We shall miss him when he is gone. It has become the fashion, both at Westminster and in what used to be known as Fleet Street, to assume that Tony Blair has entered the twilight of his premiership. One of the most promising of the younger Labour backbenchers, who would like a job in government but has failed to show the unremitting servility which would have enabled him to obtain one, remarked this week that ‘not having been promoted towards the end of the discredited Blair regime’ could well prove, in careerist terms, a blessing in disguise. Meanwhile the most highminded of the Guardian’s columnists had already detected, in Mr Blair, ‘a tipping point from leader-as-navigator to leader-as-man-of-self-pleasuring-hubris’. The phrase conjured up a picture of Hugo Young patrolling the dormitories at night with a flashlight, determined to detect any boy who might be giving way to self-pleasuring hubris, and finding to his horror that Blair of all people — Blair who used to set an example to the whole school — had succumbed to this revolting vice.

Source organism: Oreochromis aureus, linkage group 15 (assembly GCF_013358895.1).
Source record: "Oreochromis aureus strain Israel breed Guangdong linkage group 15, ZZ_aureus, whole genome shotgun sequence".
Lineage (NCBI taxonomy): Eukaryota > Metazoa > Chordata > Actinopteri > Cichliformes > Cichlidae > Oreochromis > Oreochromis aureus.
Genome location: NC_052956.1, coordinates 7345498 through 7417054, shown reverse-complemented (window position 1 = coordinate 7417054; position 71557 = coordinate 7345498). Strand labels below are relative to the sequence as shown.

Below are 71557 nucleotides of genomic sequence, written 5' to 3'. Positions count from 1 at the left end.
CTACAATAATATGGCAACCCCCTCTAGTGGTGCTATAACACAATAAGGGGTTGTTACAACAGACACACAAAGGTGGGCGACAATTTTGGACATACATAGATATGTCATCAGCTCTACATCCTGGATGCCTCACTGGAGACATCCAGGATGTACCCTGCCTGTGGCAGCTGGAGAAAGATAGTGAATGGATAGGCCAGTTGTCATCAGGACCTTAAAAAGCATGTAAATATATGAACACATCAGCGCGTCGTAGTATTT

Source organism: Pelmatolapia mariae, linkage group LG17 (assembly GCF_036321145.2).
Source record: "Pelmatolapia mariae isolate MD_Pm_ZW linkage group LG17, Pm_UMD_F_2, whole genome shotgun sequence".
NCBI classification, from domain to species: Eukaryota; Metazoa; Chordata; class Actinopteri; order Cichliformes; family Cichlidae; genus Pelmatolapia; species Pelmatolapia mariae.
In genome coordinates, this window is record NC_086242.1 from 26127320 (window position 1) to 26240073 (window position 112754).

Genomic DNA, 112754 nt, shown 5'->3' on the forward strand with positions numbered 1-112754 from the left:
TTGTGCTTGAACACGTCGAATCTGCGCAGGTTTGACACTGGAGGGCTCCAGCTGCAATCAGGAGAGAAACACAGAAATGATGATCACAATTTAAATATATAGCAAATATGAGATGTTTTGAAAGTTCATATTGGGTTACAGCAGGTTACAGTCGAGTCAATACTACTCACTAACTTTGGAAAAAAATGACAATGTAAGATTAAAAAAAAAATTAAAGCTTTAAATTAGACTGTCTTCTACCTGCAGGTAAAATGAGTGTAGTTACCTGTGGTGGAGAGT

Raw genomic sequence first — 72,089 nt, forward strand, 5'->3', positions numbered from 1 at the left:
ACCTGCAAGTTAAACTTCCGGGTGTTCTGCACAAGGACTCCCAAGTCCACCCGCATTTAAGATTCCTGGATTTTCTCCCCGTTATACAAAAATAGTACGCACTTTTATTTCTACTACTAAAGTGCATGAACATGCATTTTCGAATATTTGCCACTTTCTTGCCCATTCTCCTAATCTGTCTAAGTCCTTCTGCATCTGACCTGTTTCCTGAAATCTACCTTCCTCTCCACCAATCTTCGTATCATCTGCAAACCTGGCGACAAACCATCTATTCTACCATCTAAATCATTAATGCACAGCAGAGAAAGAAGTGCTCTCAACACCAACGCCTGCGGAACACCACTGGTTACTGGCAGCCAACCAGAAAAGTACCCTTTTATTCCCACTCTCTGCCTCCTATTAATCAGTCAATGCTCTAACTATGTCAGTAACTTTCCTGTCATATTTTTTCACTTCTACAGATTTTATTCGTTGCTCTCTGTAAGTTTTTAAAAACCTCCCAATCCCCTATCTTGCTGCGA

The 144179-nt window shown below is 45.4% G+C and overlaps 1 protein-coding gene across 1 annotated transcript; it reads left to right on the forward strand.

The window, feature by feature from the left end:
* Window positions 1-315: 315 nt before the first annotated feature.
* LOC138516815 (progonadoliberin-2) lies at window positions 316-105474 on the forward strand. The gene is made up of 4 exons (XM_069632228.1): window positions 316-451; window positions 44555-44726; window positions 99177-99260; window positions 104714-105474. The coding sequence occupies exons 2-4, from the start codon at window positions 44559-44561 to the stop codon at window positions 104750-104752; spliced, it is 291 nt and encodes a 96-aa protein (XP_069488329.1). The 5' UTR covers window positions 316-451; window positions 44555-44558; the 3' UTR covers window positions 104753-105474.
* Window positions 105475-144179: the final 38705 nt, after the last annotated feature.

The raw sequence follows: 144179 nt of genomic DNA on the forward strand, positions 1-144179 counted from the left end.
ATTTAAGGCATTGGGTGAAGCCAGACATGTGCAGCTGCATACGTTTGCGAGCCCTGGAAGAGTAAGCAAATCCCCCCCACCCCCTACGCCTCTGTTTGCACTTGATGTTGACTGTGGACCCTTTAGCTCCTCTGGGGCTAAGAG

But it was also a phrase which illustrates the extraordinary condescension with which the Left regards Mr Blair. A great part of the Labour party actually hates him. This feeling goes far beyond the normal, healthy desire of the free-born Englishman to bring a successful man down a peg or two. There is a widespread belief that Mr Blair is an alien interloper who has betrayed the party and is every bit as bad as Margaret Thatcher, whose legacy he preserved. Hence the collapse in Labour membership, and the capture by the extreme Left of one trade union after another.
As a Tory, who wanted Mrs Thatcher’s legacy to be preserved, one is forced to congratulate Mr Blair on his tight control of his own party.